Springer eBooks may be purchased by end-customers only and are sold without copy protection (DRM free). Instead, all eBooks include personalized watermarks. This means you can read the Springer eBooks across numerous devices such as Laptops, eReaders, and tablets.
You can pay for Springer eBooks with Visa, Mastercard, American Express or Paypal.
After the purchase you can directly download the eBook file or read it online in our Springer eBook Reader. Furthermore your eBook will be stored in your MySpringer account. So you can always re-download your eBooks.
Presents a comprehensive analysis of liability rules
Contains complete characterizations of efficient liability rules and efficient incremental liability rules
Establishes that the untaken precaution approach as well as decoupled liability are incompatible with efficiency
This book focuses on the analysis of liability rules of tort law from an efficiency perspective, presenting a comprehensive analysis of these rules in a self-contained and rigorous yet accessible manner. It establishes general results on the efficiency of liability rules, including complete characterizations of efficient liability rules and efficient incremental liability rules. The book also establishes that the untaken precaution approach and decoupled liability are incompatible with efficiency.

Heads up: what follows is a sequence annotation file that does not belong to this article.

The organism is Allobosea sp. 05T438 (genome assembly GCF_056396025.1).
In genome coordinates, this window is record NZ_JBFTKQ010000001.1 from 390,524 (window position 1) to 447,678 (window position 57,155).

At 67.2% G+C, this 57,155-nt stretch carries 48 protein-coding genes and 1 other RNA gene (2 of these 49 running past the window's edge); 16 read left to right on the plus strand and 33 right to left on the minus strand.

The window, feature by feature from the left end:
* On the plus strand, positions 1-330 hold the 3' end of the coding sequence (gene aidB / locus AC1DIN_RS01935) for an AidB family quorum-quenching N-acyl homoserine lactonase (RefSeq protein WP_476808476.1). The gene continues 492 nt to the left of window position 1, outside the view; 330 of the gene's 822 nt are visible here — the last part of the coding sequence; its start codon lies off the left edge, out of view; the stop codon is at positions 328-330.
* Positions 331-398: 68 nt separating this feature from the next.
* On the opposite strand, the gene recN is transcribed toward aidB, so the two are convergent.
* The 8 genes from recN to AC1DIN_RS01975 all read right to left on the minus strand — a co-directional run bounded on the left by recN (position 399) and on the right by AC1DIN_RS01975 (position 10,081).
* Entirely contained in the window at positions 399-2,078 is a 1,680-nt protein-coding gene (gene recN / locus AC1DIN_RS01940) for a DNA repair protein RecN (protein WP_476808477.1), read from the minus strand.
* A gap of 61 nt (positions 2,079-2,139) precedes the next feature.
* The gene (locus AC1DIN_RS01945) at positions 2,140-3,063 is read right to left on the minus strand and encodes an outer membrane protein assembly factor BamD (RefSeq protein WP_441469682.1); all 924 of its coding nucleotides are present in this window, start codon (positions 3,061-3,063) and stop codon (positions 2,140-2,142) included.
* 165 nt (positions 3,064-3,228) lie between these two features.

The economic analysis of tort law has established that for efficiency it is necessary that each party to the interaction must be made to internalize the harm resulting from the interaction. The characterization and impossibility theorems presented in this book establish that, in addition to internalization of the harm by each party, there are two additional requirements for efficiency. Firstly, rules must be immune from strategic manipulation. Secondly, rules must entail closure with respect to the parties involved in the interaction giving rise to the negative externality, i.e., the liability must not be decoupled.
Content Level »Research
Keywords »Externalities - Law and Economics - Liability Rules - Non-Efficiency Values - The Coase Theorem - Tort Model